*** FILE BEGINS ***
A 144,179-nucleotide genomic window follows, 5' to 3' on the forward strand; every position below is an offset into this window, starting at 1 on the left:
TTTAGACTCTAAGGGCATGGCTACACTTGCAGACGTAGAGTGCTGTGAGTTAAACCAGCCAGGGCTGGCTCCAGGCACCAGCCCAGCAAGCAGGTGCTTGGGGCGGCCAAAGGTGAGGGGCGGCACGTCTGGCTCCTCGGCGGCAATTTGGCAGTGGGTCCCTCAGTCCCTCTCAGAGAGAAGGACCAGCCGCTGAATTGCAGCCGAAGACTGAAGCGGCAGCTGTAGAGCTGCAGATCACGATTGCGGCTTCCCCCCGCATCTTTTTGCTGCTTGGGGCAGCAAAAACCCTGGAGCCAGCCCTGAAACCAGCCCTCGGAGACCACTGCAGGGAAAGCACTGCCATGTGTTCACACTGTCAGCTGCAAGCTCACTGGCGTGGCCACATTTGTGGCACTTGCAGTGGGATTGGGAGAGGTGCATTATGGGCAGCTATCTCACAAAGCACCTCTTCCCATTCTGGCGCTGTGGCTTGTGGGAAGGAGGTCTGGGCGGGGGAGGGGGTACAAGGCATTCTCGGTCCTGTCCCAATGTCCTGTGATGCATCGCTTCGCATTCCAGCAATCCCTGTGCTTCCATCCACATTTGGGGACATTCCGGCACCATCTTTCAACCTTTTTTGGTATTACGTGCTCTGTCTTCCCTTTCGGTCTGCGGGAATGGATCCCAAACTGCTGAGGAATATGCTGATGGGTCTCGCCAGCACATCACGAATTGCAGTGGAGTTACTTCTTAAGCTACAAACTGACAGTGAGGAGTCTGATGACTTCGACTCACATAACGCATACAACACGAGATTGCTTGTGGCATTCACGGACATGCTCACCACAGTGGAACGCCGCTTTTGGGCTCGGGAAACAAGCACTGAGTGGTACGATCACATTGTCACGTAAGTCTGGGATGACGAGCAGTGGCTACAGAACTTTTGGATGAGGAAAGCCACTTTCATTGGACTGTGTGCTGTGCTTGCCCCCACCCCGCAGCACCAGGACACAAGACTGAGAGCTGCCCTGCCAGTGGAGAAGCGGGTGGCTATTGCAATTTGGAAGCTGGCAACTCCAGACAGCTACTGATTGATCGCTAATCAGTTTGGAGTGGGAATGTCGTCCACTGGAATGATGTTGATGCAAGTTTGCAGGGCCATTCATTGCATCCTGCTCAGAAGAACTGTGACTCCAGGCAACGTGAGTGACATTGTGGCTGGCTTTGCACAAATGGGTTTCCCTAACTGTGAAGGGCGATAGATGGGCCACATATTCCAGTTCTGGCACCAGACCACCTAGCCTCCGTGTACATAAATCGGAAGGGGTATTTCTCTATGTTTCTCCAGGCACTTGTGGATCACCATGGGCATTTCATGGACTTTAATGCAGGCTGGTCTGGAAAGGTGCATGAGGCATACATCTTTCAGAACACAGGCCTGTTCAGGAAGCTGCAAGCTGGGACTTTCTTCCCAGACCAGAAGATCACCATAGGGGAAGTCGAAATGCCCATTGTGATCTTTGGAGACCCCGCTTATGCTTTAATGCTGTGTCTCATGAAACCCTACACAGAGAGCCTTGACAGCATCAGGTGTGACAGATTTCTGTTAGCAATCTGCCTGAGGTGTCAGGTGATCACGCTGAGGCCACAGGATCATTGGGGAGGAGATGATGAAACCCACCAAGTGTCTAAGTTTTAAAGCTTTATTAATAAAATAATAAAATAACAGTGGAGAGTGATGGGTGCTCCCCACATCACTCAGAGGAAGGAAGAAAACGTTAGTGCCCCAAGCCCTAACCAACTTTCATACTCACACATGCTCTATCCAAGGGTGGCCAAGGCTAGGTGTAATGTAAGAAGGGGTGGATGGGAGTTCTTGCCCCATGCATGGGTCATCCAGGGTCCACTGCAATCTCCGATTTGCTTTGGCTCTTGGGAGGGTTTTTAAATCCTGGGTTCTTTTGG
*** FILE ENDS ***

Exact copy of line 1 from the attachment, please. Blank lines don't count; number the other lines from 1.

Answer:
A 144,179-nucleotide genomic window follows, 5' to 3' on the forward strand; every position below is an offset into this window, starting at 1 on the left: